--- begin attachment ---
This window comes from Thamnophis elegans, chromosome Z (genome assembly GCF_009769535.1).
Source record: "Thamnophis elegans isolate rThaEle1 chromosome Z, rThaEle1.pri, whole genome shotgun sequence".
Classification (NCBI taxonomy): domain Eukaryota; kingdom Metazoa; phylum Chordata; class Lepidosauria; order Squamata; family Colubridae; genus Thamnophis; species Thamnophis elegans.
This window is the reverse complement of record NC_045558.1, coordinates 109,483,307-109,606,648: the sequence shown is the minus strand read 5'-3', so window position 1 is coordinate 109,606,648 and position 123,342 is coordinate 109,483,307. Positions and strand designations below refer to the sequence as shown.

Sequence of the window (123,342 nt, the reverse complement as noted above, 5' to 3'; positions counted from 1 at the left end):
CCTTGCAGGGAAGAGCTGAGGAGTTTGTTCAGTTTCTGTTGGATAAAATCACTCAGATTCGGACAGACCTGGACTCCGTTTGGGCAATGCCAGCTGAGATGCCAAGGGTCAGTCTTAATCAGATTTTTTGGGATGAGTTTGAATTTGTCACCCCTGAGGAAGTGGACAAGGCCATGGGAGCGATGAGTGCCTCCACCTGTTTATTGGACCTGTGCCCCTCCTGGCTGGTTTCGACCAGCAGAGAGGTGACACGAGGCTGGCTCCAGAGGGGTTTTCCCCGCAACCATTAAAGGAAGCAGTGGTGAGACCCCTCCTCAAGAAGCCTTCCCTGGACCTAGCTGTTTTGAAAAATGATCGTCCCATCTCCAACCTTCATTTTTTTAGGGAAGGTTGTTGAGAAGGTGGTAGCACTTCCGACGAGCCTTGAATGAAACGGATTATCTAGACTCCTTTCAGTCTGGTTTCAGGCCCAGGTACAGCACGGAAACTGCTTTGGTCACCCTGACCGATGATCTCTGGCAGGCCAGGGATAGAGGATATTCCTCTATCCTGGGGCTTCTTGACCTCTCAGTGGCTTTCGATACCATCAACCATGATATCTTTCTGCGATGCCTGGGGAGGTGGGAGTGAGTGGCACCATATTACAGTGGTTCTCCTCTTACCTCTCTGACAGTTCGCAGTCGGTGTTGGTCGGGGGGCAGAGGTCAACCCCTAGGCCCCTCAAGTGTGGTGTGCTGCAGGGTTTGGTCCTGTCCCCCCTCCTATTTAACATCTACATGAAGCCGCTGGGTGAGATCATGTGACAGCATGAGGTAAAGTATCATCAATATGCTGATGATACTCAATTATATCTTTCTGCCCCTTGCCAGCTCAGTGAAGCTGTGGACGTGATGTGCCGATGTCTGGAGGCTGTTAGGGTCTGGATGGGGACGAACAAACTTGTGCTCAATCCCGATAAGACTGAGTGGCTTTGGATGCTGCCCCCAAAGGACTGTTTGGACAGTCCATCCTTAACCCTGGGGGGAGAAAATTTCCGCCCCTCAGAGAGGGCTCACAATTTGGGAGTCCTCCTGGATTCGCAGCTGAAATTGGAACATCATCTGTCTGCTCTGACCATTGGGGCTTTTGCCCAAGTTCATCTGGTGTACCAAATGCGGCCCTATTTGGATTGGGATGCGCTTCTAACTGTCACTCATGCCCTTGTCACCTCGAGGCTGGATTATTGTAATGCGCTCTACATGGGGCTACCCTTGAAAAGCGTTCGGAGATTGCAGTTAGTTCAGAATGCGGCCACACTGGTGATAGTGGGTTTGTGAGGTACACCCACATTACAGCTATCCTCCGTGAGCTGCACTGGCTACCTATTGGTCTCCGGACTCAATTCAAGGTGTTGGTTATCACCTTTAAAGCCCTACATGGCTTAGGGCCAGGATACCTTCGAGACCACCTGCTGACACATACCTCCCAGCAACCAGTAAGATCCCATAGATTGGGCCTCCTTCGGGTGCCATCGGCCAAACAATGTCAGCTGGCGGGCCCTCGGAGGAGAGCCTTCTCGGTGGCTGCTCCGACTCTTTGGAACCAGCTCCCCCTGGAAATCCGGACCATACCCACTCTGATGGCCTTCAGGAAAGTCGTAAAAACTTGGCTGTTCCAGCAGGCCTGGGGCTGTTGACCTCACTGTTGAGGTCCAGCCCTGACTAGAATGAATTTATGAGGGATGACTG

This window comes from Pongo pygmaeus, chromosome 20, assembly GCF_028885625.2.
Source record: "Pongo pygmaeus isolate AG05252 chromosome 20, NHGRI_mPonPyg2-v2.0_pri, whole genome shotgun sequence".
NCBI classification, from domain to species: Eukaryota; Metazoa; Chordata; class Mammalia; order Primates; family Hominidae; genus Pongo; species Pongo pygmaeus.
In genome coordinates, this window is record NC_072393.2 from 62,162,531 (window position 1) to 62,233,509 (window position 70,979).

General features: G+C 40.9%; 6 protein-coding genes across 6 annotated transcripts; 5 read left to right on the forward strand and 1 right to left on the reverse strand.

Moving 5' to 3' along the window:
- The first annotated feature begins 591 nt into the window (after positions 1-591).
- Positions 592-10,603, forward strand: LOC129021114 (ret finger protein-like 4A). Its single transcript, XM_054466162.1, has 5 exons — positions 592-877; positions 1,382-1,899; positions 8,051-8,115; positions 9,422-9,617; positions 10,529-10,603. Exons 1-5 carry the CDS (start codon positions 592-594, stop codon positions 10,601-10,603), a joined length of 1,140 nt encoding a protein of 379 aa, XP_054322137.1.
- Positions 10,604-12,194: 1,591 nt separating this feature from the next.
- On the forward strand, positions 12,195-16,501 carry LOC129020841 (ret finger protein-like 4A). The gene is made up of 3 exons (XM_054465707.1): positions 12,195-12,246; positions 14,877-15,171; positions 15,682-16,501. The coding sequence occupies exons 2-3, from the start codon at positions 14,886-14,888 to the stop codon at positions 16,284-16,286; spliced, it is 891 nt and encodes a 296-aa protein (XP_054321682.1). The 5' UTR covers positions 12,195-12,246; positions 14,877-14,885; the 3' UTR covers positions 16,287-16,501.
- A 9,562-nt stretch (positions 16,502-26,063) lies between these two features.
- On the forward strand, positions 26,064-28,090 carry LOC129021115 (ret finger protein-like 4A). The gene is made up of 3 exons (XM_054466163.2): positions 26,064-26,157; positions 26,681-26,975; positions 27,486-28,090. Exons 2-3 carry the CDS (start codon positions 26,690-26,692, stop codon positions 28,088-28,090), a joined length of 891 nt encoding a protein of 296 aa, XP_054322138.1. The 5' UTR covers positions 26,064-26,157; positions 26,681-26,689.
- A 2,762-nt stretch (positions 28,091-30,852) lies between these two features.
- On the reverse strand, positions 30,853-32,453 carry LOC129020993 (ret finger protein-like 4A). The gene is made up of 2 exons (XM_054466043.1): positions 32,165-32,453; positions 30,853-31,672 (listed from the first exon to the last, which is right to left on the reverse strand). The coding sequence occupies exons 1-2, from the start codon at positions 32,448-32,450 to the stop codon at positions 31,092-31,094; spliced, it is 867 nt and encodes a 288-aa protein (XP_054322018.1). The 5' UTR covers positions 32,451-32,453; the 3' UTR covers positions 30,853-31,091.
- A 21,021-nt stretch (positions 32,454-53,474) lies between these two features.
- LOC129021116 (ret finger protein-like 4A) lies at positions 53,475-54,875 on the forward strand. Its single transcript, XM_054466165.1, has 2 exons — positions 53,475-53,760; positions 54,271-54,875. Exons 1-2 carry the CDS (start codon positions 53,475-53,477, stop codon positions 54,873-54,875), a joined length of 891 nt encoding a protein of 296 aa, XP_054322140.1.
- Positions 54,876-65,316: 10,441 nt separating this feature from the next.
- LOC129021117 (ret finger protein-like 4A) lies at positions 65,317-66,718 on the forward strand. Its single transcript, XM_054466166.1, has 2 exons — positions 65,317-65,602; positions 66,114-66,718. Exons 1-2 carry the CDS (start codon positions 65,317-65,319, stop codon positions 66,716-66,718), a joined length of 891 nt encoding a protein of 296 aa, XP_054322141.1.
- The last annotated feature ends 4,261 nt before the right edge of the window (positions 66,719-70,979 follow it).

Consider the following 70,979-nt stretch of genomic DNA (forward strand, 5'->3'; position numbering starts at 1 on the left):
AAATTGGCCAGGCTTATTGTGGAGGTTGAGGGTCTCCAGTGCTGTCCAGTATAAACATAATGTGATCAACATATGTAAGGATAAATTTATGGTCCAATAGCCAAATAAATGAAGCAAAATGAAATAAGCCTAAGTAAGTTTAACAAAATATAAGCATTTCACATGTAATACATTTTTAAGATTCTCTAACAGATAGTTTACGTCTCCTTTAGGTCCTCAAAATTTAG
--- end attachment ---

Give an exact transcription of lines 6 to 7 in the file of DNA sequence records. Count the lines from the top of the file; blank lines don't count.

CCTTGCAGGGAAGAGCTGAGGAGTTTGTTCAGTTTCTGTTGGATAAAATCACTCAGATTCGGACAGACCTGGACTCCGTTTGGGCAATGCCAGCTGAGATGCCAAGGGTCAGTCTTAATCAGATTTTTTGGGATGAGTTTGAATTTGTCACCCCTGAGGAAGTGGACAAGGCCATGGGAGCGATGAGTGCCTCCACCTGTTTATTGGACCTGTGCCCCTCCTGGCTGGTTTCGACCAGCAGAGAGGTGACACGAGGCTGGCTCCAGAGGGGTTTTCCCCGCAACCATTAAAGGAAGCAGTGGTGAGACCCCTCCTCAAGAAGCCTTCCCTGGACCTAGCTGTTTTGAAAAATGATCGTCCCATCTCCAACCTTCATTTTTTTAGGGAAGGTTGTTGAGAAGGTGGTAGCACTTCCGACGAGCCTTGAATGAAACGGATTATCTAGACTCCTTTCAGTCTGGTTTCAGGCCCAGGTACAGCACGGAAACTGCTTTGGTCACCCTGACCGATGATCTCTGGCAGGCCAGGGATAGAGGATATTCCTCTATCCTGGGGCTTCTTGACCTCTCAGTGGCTTTCGATACCATCAACCATGATATCTTTCTGCGATGCCTGGGGAGGTGGGAGTGAGTGGCACCATATTACAGTGGTTCTCCTCTTACCTCTCTGACAGTTCGCAGTCGGTGTTGGTCGGGGGGCAGAGGTCAACCCCTAGGCCCCTCAAGTGTGGTGTGCTGCAGGGTTTGGTCCTGTCCCCCCTCCTATTTAACATCTACATGAAGCCGCTGGGTGAGATCATGTGACAGCATGAGGTAAAGTATCATCAATATGCTGATGATACTCAATTATATCTTTCTGCCCCTTGCCAGCTCAGTGAAGCTGTGGACGTGATGTGCCGATGTCTGGAGGCTGTTAGGGTCTGGATGGGGACGAACAAACTTGTGCTCAATCCCGATAAGACTGAGTGGCTTTGGATGCTGCCCCCAAAGGACTGTTTGGACAGTCCATCCTTAACCCTGGGGGGAGAAAATTTCCGCCCCTCAGAGAGGGCTCACAATTTGGGAGTCCTCCTGGATTCGCAGCTGAAATTGGAACATCATCTGTCTGCTCTGACCATTGGGGCTTTTGCCCAAGTTCATCTGGTGTACCAAATGCGGCCCTATTTGGATTGGGATGCGCTTCTAACTGTCACTCATGCCCTTGTCACCTCGAGGCTGGATTATTGTAATGCGCTCTACATGGGGCTACCCTTGAAAAGCGTTCGGAGATTGCAGTTAGTTCAGAATGCGGCCACACTGGTGATAGTGGGTTTGTGAGGTACACCCACATTACAGCTATCCTCCGTGAGCTGCACTGGCTACCTATTGGTCTCCGGACTCAATTCAAGGTGTTGGTTATCACCTTTAAAGCCCTACATGGCTTAGGGCCAGGATACCTTCGAGACCACCTGCTGACACATACCTCCCAGCAACCAGTAAGATCCCATAGATTGGGCCTCCTTCGGGTGCCATCGGCCAAACAATGTCAGCTGGCGGGCCCTCGGAGGAGAGCCTTCTCGGTGGCTGCTCCGACTCTTTGGAACCAGCTCCCCCTGGAAATCCGGACCATACCCACTCTGATGGCCTTCAGGAAAGTCGTAAAAACTTGGCTGTTCCAGCAGGCCTGGGGCTGTTGACCTCACTGTTGAGGTCCAGCCCTGACTAGAATGAATTTATGAGGGATGACTG

This window comes from Pongo pygmaeus, chromosome 20, assembly GCF_028885625.2.